Samsung unveils Micro LED TVs at CES 2023 — and we just found out how they’re making more sizes

Samsung Micro LED CX TV
(Image credit: Future)

Alongside a refreshed lineup of Neo QLED and OLED TVs, Samsung unveiled a 76-inch version of its Micro LED display at CES 2023. It's the smallest-ever Micro LED people will actually be able to buy. 

While the Micro LED CX’s display looked as eye-catching as ever on the show floor, the allure is a bit dampened by the fact the technology is still too expensive for most consumers. The silver lining? Samsung says that this probably won’t be the case forever; in fact, the launch of the 76-inch configuration could be a big step toward taking Micro LED mainstream.

When Samsung first debuted The Wall, a 146-inch behemoth of a screen, customers perhaps weren’t so much concerned about price as where they could possibly fit a TV this size. But as Samsung started to scale Micro LED displays down to “normal” sizes (last year it came in a 86-inch configuration,) the technology seemed more accessible from an installation standpoint.

That’s even more the case with the 76-inch Micro LED CX, which could’ve been mistaken for the new Samsung QN95C Neo QLED TV or Samsung S95C OLED TV if you weren’t paying close attention. Unlike all the Micro LED TVs we’ve previously seen from Samsung, this one looks like it could be displayed alongside QLEDs and OLEDs at Target or Best Buy.

Of course, upon closer inspection, we saw that the Micro LED CX’s picture stood out from the types of OLED TVs and QLED TVs we normally test in our lab. 

“It’s brighter, it has perfect black levels, perfect off-angle viewing, perfect color, perfect color volume, it’s millimeters thick — everything about it is just phenomenal,” said Dan Schinasi, Samsung TV director of product planning.

As a refresher, Micro LED is designed to take everything that's great about OLEDs — the self-emissive technology, the perfect blacks and the outstanding colors — while ditching the organic compounds. That translates to Micro LED panels being exceedingly thin and capable of delivering outstanding viewing angles. 

While this all sounds great, Micro LED’s position as an emerging display technology means it’s not currently suited for a large-scale production line. Yet an underrated upgrade to how Samsung is making Micro LED TVs could move the products in the mass market’s direction.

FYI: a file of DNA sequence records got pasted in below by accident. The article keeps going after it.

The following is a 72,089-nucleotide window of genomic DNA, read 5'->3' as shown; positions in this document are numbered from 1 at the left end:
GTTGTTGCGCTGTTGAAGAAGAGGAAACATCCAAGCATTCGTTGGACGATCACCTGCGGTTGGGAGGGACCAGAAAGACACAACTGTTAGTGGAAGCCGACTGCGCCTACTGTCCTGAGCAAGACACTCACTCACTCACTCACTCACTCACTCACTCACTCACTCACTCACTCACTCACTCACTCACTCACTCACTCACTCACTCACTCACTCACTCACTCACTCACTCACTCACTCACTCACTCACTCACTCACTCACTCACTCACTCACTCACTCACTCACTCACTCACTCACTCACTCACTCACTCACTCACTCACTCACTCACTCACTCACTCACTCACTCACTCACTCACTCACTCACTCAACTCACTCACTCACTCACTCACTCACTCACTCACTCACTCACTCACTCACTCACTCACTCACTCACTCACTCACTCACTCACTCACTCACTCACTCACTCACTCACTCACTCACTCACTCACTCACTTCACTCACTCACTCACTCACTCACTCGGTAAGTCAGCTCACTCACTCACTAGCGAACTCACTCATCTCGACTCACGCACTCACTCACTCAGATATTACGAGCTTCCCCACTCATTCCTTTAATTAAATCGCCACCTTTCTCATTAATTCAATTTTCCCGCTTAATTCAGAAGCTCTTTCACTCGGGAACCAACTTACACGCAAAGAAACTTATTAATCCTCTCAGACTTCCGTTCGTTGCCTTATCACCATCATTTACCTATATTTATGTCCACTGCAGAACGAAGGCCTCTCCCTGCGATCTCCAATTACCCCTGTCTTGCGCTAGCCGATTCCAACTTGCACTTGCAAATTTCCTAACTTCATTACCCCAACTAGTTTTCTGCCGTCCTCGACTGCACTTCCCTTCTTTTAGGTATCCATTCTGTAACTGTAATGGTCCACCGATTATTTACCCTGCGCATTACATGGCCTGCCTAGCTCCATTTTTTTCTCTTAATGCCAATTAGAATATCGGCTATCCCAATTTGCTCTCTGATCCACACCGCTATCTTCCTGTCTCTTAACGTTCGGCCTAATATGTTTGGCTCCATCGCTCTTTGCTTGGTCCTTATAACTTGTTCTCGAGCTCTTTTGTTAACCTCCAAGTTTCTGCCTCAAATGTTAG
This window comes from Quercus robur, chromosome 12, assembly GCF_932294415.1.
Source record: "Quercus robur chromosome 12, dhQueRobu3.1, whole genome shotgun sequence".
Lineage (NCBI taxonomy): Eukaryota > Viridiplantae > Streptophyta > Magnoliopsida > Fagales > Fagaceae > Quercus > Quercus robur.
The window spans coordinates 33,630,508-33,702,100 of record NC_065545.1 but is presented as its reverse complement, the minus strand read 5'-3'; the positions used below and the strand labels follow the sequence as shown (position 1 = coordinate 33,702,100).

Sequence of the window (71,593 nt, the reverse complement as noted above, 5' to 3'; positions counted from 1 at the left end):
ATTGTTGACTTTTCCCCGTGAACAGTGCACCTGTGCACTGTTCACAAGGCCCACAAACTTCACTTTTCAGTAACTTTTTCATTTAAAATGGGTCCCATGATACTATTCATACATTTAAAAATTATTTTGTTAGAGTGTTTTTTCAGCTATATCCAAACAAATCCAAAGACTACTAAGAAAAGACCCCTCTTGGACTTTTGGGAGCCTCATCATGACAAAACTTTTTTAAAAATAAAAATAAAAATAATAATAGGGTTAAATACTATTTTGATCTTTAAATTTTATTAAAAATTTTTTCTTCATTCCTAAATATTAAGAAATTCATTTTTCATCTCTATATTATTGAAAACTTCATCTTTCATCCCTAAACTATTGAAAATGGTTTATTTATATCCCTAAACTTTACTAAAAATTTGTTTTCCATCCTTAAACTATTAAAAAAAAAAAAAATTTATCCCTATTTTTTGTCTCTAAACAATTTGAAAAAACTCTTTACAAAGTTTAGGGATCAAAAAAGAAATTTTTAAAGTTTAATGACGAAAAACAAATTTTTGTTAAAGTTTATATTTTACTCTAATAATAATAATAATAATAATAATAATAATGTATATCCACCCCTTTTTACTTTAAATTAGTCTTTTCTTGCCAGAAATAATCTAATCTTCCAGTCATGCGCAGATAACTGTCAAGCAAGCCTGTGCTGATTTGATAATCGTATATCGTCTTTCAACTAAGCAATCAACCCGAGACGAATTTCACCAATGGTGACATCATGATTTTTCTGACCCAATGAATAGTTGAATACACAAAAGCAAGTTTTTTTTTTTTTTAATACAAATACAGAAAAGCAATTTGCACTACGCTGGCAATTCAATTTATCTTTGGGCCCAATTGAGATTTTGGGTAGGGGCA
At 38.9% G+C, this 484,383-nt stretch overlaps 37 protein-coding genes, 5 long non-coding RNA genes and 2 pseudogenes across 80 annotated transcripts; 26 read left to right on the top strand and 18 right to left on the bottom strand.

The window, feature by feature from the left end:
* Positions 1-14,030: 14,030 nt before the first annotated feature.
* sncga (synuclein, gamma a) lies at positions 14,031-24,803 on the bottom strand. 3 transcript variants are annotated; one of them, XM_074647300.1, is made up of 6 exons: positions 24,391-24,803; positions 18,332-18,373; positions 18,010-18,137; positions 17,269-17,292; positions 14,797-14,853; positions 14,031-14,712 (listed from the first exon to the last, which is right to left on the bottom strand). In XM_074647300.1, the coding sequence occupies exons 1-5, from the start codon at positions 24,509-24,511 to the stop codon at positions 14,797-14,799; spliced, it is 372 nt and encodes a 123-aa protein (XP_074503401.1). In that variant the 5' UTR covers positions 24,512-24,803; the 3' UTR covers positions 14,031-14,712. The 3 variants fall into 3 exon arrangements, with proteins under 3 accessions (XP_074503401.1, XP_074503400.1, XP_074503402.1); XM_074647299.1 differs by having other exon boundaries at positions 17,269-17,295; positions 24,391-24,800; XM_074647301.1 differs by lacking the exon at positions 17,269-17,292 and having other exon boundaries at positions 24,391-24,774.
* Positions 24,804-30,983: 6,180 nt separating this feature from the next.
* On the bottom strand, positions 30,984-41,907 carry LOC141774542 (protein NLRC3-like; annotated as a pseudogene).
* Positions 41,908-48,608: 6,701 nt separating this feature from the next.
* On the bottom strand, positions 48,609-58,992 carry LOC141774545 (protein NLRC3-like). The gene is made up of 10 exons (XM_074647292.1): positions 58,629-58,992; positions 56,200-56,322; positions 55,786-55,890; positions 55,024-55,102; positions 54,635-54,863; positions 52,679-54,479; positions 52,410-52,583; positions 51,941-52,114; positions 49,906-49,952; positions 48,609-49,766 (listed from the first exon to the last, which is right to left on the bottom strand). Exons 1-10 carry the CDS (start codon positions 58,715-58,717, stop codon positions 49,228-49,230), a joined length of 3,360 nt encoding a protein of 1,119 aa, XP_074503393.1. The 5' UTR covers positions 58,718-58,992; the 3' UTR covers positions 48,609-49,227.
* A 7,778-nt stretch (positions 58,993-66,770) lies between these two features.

“There’s some new manufacturing techniques about how they attach the LEDs,” said Schinasi. “They take them off the crystal and attach it to the wafers, and using a laser, instead of just attaching them one-by-one — there’s millions of these LEDs — they’re doing it with lasers that can do it 15 times faster. By doing it faster, they can produce these more efficiently faster, driving down the cost. So when costs are driven down, then in theory it’s possible to make smaller sizes.”

Samsung even showed off smaller Micro LED TV’s at CES, in the form of 63- and 50-inch configurations; however, these sizes won’t be available for purchase in 2023.

“Those are more for proof of concept,” Schinasi said. “Micro LED is a large-screen experience. In some cases, you’re even seeing Micro LED replace a traditional cinema. It can scale to something that large, and it’s really quite impressive.”

For now, Micro LED remains reserved for premium customers. If you're able to afford it, it's an elevated kind of TV-watching experience that could possibly ruin all other TVs for you.

"The consumer can have this ultimate viewing experience that you can’t get otherwise in your home," said Lydia Cho, Samsung TV head of product marketing. "It’s now available to the customers. What’s really exciting is that it’s the best-of-the-best out there."

Next: This is the TV I'm most excited for this year — and it's not from LG or Samsung.

Kate Kozuch

Kate Kozuch is the managing editor of social and video at Tom’s Guide. She covers smartwatches, TVs and audio devices, too. Kate appears on Fox News to talk tech trends and runs the Tom's Guide TikTok account, which you should be following. When she’s not filming tech videos, you can find her taking up a new sport, mastering the NYT Crossword or channeling her inner celebrity chef.